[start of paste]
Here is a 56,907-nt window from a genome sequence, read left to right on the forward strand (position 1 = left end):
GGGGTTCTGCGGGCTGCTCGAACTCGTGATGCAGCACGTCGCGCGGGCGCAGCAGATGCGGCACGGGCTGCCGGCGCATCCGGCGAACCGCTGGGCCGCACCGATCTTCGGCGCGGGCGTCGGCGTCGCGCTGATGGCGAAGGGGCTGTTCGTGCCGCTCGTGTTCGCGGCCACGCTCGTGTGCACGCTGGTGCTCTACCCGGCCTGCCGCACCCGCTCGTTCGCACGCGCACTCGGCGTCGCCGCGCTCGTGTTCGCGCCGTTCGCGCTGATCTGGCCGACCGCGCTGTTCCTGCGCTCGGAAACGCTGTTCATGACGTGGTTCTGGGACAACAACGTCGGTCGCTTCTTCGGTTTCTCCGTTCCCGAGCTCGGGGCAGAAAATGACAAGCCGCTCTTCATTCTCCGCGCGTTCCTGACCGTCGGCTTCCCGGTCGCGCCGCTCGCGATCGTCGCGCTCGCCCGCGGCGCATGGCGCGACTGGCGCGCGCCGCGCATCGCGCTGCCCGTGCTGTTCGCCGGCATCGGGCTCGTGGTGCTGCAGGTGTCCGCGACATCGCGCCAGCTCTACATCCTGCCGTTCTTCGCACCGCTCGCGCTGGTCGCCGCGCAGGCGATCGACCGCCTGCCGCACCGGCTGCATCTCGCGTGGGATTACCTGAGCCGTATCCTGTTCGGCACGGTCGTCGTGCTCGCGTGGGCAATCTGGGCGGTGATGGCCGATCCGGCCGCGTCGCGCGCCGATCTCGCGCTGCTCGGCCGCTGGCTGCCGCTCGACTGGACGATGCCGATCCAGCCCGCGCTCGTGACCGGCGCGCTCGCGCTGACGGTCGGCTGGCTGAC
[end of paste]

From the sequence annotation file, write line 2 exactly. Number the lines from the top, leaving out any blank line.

GGGGTTCTGCGGGCTGCTCGAACTCGTGATGCAGCACGTCGCGCGGGCGCAGCAGATGCGGCACGGGCTGCCGGCGCATCCGGCGAACCGCTGGGCCGCACCGATCTTCGGCGCGGGCGTCGGCGTCGCGCTGATGGCGAAGGGGCTGTTCGTGCCGCTCGTGTTCGCGGCCACGCTCGTGTGCACGCTGGTGCTCTACCCGGCCTGCCGCACCCGCTCGTTCGCACGCGCACTCGGCGTCGCCGCGCTCGTGTTCGCGCCGTTCGCGCTGATCTGGCCGACCGCGCTGTTCCTGCGCTCGGAAACGCTGTTCATGACGTGGTTCTGGGACAACAACGTCGGTCGCTTCTTCGGTTTCTCCGTTCCCGAGCTCGGGGCAGAAAATGACAAGCCGCTCTTCATTCTCCGCGCGTTCCTGACCGTCGGCTTCCCGGTCGCGCCGCTCGCGATCGTCGCGCTCGCCCGCGGCGCATGGCGCGACTGGCGCGCGCCGCGCATCGCGCTGCCCGTGCTGTTCGCCGGCATCGGGCTCGTGGTGCTGCAGGTGTCCGCGACATCGCGCCAGCTCTACATCCTGCCGTTCTTCGCACCGCTCGCGCTGGTCGCCGCGCAGGCGATCGACCGCCTGCCGCACCGGCTGCATCTCGCGTGGGATTACCTGAGCCGTATCCTGTTCGGCACGGTCGTCGTGCTCGCGTGGGCAATCTGGGCGGTGATGGCCGATCCGGCCGCGTCGCGCGCCGATCTCGCGCTGCTCGGCCGCTGGCTGCCGCTCGACTGGACGATGCCGATCCAGCCCGCGCTCGTGACCGGCGCGCTCGCGCTGACGGTCGGCTGGCTGAC